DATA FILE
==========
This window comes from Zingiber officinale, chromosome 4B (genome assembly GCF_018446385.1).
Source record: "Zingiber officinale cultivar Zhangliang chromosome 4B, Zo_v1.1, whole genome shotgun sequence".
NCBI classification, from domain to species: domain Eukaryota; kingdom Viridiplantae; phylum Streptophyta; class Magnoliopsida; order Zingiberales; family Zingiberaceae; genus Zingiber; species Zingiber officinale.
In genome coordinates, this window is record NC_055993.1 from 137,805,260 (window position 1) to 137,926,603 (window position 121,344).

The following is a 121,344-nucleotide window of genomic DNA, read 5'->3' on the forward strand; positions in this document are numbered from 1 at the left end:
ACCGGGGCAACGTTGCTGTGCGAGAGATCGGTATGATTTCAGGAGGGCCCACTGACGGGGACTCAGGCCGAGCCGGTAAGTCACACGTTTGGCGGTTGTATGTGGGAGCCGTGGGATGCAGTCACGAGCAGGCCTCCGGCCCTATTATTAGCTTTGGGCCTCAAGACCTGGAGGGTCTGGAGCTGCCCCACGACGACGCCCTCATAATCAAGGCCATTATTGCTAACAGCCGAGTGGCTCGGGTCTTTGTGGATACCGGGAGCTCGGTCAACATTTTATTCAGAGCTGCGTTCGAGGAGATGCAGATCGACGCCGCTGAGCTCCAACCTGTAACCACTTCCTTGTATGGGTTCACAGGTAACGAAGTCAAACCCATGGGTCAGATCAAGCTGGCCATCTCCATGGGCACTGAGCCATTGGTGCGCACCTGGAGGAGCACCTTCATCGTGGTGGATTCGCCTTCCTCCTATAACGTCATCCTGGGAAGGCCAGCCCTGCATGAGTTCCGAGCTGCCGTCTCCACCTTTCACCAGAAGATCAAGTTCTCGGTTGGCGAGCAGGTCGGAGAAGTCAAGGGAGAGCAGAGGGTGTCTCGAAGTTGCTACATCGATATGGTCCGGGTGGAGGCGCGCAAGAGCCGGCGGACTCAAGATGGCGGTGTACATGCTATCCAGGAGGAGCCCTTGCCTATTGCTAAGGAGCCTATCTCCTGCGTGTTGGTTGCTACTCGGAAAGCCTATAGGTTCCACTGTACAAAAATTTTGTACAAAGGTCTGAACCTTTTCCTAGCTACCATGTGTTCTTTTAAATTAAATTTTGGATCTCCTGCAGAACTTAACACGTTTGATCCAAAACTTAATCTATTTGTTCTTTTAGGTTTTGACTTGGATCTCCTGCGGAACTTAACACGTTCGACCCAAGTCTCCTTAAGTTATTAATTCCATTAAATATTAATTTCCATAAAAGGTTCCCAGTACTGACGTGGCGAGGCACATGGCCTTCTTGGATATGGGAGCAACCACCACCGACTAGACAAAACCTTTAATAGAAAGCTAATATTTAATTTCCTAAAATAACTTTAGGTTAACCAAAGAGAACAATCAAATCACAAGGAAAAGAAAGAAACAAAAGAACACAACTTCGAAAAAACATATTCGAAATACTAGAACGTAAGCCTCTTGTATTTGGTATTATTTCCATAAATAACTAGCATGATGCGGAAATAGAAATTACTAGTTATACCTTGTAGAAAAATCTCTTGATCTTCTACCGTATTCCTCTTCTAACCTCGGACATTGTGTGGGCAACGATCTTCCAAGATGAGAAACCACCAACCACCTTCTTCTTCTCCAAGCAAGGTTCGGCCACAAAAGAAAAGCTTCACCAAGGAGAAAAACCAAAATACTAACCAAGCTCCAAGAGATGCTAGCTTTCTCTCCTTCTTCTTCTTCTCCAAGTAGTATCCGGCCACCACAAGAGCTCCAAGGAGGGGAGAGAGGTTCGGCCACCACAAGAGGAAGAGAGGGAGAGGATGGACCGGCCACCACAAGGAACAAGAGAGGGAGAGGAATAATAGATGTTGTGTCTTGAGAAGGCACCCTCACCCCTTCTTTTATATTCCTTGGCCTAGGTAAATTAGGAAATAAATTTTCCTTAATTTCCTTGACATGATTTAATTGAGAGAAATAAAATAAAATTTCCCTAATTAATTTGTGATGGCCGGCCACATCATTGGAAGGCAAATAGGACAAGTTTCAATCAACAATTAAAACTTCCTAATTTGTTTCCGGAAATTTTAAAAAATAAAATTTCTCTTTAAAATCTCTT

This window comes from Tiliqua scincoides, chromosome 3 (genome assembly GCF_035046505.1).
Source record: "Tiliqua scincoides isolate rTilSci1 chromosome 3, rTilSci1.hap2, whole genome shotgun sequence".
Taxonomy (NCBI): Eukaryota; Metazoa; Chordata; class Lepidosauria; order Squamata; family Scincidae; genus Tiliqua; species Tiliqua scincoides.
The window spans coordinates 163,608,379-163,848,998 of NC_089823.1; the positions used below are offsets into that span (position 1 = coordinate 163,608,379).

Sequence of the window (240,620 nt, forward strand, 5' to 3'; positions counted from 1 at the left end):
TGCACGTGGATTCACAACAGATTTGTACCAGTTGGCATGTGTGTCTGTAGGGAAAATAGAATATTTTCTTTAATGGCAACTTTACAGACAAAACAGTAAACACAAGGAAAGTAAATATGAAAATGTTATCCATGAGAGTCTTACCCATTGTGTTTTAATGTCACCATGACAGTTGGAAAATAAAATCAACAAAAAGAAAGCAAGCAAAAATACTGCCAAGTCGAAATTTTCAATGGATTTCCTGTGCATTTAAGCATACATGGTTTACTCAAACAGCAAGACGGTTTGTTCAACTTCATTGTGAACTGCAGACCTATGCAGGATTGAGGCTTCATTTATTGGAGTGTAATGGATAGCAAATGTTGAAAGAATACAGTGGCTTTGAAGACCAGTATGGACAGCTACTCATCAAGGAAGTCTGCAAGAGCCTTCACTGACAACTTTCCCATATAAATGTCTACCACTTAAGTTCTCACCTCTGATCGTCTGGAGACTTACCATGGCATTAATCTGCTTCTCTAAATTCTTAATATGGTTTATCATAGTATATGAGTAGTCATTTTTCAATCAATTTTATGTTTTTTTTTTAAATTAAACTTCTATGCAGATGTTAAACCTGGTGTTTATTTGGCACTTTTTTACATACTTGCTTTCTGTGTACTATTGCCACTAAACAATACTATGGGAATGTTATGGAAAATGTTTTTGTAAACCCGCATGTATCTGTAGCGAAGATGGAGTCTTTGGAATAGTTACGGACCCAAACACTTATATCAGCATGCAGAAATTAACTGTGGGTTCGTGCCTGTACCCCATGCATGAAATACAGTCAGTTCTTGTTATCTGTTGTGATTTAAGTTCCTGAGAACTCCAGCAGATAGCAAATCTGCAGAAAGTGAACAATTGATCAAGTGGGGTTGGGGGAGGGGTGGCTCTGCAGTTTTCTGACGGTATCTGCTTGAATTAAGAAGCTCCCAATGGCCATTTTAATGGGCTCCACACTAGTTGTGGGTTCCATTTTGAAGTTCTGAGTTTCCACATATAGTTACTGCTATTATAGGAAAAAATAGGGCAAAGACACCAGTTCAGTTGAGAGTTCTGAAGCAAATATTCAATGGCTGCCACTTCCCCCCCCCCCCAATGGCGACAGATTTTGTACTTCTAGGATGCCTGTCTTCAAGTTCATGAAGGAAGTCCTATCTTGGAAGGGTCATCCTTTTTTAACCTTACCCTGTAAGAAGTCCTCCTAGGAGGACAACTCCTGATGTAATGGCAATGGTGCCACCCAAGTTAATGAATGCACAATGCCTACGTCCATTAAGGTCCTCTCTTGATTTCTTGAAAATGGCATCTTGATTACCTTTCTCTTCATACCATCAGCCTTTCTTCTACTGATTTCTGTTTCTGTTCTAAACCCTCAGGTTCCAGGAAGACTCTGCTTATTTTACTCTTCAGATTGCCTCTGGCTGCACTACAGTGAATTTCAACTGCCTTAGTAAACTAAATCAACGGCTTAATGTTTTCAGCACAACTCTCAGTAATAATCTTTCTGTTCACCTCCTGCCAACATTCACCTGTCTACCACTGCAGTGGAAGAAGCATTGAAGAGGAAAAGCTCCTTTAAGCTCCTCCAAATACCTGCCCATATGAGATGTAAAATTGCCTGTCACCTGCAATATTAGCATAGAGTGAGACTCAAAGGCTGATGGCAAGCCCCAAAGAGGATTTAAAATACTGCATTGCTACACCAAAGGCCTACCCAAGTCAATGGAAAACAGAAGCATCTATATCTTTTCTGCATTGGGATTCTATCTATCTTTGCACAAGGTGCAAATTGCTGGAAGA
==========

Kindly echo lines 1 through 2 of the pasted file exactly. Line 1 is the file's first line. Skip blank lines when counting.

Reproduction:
This window comes from Zingiber officinale, chromosome 4B (genome assembly GCF_018446385.1).
Source record: "Zingiber officinale cultivar Zhangliang chromosome 4B, Zo_v1.1, whole genome shotgun sequence".